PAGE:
Issue 225, September 3, 2001  

From Line Drives To Hard Drives, Technology Is Insidious - And Cool

By Stephen Lawton

Synopsis: Parity Bits is a collection of various toys and tools that I've tested over the past few months. These are the best of the batch. In this issue we look at a variety of hardware devices designed to make your life easier and more fun. (3,000 words)

For regular readers of this irregular column, you know that I look for unusual products or those that work above and beyond the proverbial call of duty. This time I've found some devices that stand out.

     One of the more unusual products I've seen lately holds the promise of offering mobile users significant benefits when they travel from office to office. Even if you don't carry your own notebook computer, you still can carry your network login, preferences, system identification and files, such as bookmarks or your AOL identification, with you with the Disk-on-Key.
      The device doubles as a key chain, but actually is a robust, semiconductor storage device with a built-in USB connector. Just plug it into a USB port on a Windows 2000 system and it pops up as a removable drive.
     If you're running Windows 98, you'll have to download drivers for the device to be recognized, but once installed, it appears in Windows Explorer or on your Macintosh desktop just like a Zip drive or other removable device. (It supports Windows 98/ME/2000 and MacOS 9.0 and higher; it also works with Linux 2.4.0-based systems.)
     Currently, the Disk-on-Key is available in 8MB, 16MB and 32MB capacities, but the company says it will offer up to 512MB units by year's end.
     For the corporate user, a Disk-on-Key could be useful as a security device. Not only can you carry your personal login, preferences and corporate network rights with you, but you can also carry customized network login access controls.
     Just having the device could make it easier for IT managers to implement "hotelling," a strategy that allows mobile workers to come and go from offices in various cities just by plugging in their PCs and logging onto the network, or by logging on using local systems.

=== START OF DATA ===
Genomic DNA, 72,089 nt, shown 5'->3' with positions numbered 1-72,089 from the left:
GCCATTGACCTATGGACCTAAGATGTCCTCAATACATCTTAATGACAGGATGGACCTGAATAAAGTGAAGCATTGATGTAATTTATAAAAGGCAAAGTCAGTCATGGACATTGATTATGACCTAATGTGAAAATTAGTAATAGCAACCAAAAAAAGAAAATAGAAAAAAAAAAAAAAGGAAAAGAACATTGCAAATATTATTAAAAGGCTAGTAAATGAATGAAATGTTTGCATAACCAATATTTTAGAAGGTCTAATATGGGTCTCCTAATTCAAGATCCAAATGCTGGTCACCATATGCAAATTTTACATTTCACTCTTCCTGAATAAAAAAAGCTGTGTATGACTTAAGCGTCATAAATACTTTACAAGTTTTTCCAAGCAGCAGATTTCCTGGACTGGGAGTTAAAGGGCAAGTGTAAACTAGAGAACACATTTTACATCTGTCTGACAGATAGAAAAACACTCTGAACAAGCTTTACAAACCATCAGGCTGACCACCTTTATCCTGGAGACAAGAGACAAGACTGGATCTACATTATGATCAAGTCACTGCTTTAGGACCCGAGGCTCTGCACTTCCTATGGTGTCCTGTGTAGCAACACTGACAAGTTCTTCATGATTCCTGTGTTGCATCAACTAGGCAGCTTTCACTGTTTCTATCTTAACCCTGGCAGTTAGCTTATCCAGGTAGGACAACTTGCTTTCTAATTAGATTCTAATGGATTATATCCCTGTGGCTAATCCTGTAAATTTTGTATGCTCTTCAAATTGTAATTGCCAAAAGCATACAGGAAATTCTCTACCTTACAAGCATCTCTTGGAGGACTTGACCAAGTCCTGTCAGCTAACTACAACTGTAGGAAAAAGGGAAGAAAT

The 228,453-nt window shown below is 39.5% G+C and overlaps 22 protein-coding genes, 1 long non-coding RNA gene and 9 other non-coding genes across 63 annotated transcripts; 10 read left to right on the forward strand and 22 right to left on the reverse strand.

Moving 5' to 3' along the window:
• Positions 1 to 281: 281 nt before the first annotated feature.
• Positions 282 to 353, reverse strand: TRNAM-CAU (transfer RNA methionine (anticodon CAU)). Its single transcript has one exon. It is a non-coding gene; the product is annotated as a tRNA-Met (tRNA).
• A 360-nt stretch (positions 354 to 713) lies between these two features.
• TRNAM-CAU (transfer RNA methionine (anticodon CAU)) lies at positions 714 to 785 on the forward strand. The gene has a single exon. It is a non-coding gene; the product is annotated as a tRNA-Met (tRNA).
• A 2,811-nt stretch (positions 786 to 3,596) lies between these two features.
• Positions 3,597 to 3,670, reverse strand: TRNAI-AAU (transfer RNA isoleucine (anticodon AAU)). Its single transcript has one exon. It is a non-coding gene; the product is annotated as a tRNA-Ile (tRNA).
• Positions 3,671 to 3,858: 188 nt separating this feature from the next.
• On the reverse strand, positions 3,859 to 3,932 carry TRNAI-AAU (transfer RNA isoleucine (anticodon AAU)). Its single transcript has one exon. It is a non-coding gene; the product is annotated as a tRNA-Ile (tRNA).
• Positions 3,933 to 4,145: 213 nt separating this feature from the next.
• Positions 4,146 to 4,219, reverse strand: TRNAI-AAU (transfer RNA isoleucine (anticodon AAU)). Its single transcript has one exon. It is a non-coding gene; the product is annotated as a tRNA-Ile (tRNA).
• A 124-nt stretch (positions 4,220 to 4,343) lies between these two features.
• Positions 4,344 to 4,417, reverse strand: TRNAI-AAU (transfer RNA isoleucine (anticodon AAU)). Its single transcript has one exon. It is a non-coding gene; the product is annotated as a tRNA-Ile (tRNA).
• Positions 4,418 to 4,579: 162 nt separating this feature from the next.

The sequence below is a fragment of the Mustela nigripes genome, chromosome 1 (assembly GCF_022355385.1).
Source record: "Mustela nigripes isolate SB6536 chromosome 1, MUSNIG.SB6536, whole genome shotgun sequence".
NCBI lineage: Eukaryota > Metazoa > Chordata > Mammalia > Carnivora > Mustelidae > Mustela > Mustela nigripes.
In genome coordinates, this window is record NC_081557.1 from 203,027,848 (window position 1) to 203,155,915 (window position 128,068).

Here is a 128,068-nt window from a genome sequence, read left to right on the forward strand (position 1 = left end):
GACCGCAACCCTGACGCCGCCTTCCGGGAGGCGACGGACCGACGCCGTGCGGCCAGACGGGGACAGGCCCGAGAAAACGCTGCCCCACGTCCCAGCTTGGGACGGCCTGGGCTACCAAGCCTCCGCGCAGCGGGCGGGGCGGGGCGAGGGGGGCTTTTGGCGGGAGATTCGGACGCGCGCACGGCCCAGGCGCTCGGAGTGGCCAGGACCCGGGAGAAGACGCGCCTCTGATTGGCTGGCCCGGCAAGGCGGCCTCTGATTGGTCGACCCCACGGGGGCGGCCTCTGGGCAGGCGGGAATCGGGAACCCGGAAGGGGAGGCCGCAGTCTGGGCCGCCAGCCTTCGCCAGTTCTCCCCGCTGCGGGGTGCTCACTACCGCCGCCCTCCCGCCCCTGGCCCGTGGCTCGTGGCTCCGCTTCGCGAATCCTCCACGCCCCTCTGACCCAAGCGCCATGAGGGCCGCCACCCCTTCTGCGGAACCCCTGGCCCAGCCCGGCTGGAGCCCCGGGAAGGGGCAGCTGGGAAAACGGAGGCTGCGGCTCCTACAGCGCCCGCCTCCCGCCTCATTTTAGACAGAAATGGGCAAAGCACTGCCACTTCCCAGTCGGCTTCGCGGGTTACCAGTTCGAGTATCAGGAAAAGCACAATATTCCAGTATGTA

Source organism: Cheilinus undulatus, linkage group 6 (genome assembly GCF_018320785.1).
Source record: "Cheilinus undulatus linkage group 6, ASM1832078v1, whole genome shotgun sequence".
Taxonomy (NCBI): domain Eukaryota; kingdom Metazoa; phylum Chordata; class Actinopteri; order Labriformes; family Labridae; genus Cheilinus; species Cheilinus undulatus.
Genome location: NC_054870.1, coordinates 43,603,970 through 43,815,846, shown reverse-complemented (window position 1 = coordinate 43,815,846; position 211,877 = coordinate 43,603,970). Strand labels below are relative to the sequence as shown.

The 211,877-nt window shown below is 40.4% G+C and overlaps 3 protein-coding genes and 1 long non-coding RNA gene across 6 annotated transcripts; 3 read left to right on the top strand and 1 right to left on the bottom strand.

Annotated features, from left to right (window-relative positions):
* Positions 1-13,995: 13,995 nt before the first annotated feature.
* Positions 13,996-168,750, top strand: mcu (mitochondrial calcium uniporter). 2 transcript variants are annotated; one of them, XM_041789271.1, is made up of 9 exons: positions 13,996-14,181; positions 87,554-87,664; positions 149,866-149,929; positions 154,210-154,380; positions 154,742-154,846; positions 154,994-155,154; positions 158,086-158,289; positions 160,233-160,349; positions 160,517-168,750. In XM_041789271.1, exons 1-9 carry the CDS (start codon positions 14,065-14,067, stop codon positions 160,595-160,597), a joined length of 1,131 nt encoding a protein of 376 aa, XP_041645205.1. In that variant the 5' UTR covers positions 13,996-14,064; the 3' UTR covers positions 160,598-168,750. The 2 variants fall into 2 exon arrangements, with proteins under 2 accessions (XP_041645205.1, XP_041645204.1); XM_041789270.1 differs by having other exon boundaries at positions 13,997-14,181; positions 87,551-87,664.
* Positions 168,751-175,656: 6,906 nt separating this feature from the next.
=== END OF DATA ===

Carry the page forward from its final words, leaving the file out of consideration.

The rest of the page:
By using an external storage device that can be carried separately from a notebook computer, the corporate network is less at risk of being penetrated if a user's computer is lost or stolen, since the login sequences are stored on the external device.
     The units are priced at $50 (8MB), $70 (16MB) and $100 (32MB).

     The Disk-on-Key may be cool, but it hasn't cornered the market on tiny, plug-in storage devices. The ThumbDrive, from Trek 200 International Ltd., also offers a similar device with similar capacities of 8MB to 512MB, all of which are currently available. Unlike the Disk-on-Key, which is nearly 4-inches long (not counting the key ring), the ThumbDrive is 2 3/8-inches long.

This smaller size has pluses and minuses. It is certainly more compact than the Disk-on-Key, and its rectangular shape allows you to put several ThumbDrives in a box the size of a deck of playing cards.

That same feature, however, is also a drawback, in that it's easier to misplace the unit when not in use.

The Disk-on-Key's ring allows me to hang it on a cup hook next to my desk so it's easy to find. I can also clip it to a key-ring holder in my briefcase. The Disk-on-Key also sports a clip for a shirt pocket.

That said, the specs for these devices are virtually identical, since both use semiconductor memory. Let's just say access time is no longer an issue - these "drives" are as fast as RAM, since they are, in effect, RAM.

The ThumbDrive comes with a floppy disk with drivers for Windows, but it also offers downloadable drivers for Windows and Macintosh systems. That's good, since my Dell Latitude came with a CD-ROM drive installed in a slot shared by the floppy drive and Zip drive. Without the download, I would have had to remove the system from its docking bay, swap drives and then load the drivers. A CD-ROM with drivers would have been preferred, since many machines today, particularly notebooks, no longer feature floppy drives.

No matter how you look at it, semiconductor memory can be a godsend for anyone who wants to back up critical files, either to make them mobile or just to have them handy. If price is not an issue, then semiconductor memory is ideal. Tape is less expensive but, by its very nature, slow. Removable disks are better, and prices are coming down. Although removable storage has the benefit of handling higher capacities, if you're just backing up a few critical files, semiconductor storage can be an outstanding option. The only caveat: These devices use the USB 1.0 port (as do some external drives). As these devices migrate to USB 2.0 and FireWire, you'll see even faster transfer rates.

Pockey Drive
While devices like Disk-on-Key and ThumbDrive offer some interesting possibilities for transporting data, the higher capacity of a traditional rotating drive can be an issue. But then, I have yet to see a rotating drive fit onto a key chain or the coin pocket of your jeans.
     But speaking of pockets, there is a new drive - a rotating disk drive - that does fit into a pocket, albeit not the coin pocket. Dubbed the Pockey, this portable drive is available initially in capacities of 10GB and 20GB. It comes with a USB cable and draws its power directly from the PC with no external power supply needed. That alone moves it up a notch or two on the list of convenient devices for mobile users.
     JSJ Ventures Inc. of Chatsworth, CA, the U.S. distributor of the Pockey, is positioning it to be used as an adjunct to your standard drive. Removable drives offer many benefits, but there is a potential downside.